The Labor Department's Employment situation report found that the economy created 171,000 jobs in October and that the unemployment rate was virtually unchanged, although it edged up to 7.9 percent.
The department report states that Hurricane Sandy had no discernible effect on the employment and unemployment data for October, since data collection was completed before the storm.
The survey found that both the unemployment rate (7.9 percent) and the number of unemployed persons (12.3 million) was virtually unchanged.
While the unemployment rate for blacks increased to 14.3 percent, the remainder of the groups, whites, women, teenagers, Asians and Hispanics showed little change.
The labor force rose by 578,000 to 156.5 million for a labor participation rate of 63.8 percent. Persons on part-time work for involuntary economic reasons fell 269,000 to 8.3 million.
With an average of 151,000 jobs created each month, 171,000 is above average. October employment rose in business and professional services, 51,000, health care, 31,000, retail, 36,000, leisure and hospitality, 28,000, and construction added 17,000 jobs.
There was little change in manufacturing and mining lost 9,000 jobs. According to the Labor Department's report, there was little change in wholesale, transportation, warehousing, financial, information and government jobs.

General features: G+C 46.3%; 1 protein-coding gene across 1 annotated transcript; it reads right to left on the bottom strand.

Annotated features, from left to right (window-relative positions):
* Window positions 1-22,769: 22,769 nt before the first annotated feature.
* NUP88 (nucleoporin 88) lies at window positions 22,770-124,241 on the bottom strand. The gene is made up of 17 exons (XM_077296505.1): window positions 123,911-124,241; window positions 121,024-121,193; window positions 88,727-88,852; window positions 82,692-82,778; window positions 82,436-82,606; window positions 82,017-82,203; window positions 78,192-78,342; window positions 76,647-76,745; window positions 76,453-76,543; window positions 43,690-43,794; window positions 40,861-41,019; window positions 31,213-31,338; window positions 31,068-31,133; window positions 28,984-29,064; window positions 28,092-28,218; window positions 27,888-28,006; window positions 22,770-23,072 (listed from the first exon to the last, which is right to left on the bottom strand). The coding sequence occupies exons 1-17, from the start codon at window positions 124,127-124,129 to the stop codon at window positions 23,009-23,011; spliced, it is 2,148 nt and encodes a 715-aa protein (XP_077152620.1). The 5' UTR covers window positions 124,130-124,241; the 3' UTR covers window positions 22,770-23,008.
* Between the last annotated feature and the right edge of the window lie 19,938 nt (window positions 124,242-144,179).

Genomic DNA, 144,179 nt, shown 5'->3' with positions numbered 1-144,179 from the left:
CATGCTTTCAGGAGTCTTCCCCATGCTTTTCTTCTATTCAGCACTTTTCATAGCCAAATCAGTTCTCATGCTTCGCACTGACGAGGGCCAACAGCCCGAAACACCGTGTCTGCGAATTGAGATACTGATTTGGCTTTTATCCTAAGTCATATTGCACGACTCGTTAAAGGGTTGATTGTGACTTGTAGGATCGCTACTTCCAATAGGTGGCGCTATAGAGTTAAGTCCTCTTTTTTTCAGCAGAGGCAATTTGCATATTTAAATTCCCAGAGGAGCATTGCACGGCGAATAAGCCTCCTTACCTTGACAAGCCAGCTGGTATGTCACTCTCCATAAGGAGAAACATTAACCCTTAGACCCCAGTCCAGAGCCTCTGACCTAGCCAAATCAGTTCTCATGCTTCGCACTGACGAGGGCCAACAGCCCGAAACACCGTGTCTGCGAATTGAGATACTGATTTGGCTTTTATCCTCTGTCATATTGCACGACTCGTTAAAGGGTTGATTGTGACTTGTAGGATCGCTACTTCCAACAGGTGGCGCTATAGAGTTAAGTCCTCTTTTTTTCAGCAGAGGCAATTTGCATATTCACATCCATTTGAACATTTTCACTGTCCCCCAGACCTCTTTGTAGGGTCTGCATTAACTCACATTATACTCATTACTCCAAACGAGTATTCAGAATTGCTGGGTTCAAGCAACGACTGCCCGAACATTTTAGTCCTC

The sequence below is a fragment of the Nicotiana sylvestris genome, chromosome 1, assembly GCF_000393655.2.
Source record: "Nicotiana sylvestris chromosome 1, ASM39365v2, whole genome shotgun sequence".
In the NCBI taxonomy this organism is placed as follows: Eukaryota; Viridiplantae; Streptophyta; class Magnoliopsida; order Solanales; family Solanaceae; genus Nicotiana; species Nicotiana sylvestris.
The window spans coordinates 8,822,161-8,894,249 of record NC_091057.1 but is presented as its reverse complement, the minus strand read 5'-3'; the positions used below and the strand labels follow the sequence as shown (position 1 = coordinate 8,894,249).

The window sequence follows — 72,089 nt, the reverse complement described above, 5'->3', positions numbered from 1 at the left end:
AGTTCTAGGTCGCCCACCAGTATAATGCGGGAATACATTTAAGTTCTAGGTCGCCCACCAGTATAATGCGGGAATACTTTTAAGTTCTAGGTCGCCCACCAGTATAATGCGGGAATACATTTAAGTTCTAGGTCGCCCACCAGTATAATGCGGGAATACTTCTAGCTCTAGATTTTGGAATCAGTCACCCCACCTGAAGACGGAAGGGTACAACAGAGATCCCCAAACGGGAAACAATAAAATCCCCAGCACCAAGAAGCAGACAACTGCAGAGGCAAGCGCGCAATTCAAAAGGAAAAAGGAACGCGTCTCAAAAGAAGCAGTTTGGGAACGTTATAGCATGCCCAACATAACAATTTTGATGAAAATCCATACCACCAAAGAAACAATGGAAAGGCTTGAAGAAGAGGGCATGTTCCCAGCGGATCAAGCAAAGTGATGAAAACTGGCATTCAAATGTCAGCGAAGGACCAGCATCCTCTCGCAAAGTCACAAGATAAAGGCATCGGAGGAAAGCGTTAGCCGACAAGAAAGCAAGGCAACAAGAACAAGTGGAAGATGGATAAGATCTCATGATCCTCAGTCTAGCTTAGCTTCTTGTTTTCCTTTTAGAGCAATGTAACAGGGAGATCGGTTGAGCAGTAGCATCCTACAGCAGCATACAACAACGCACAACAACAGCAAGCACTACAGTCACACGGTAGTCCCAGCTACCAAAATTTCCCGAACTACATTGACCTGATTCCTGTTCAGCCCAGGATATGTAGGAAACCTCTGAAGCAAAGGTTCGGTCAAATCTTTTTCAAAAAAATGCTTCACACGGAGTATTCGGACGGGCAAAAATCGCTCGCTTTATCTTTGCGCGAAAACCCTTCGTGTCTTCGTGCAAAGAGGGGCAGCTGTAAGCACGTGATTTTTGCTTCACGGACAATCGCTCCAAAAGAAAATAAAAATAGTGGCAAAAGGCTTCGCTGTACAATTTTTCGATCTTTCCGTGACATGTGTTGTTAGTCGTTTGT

The workweek edged down by 0.1 hours as did the hourly earnings to an average of $23.58. The overall hourly rate has increased by 1.6 percent over the year.
With increased prices at the pumps, for groceries and utilities 1.6 percent will hardly make up for the overall increases of expenditures for the average family.
It is doubtful that this latest jobs report will influence the election either way. The president will no doubt point at the 171,000 jobs created and downplay the marginal increase to the unemployment rate, after all it is now below 8 percent. On the other handwill continue to point to the fact that this is not what a real recovery looks like.
The most disconcerting point of this report is that there is no increase in manufacturing. Other than that with virtually most data unchanged it can only be good news for the president.
Source: Labor Department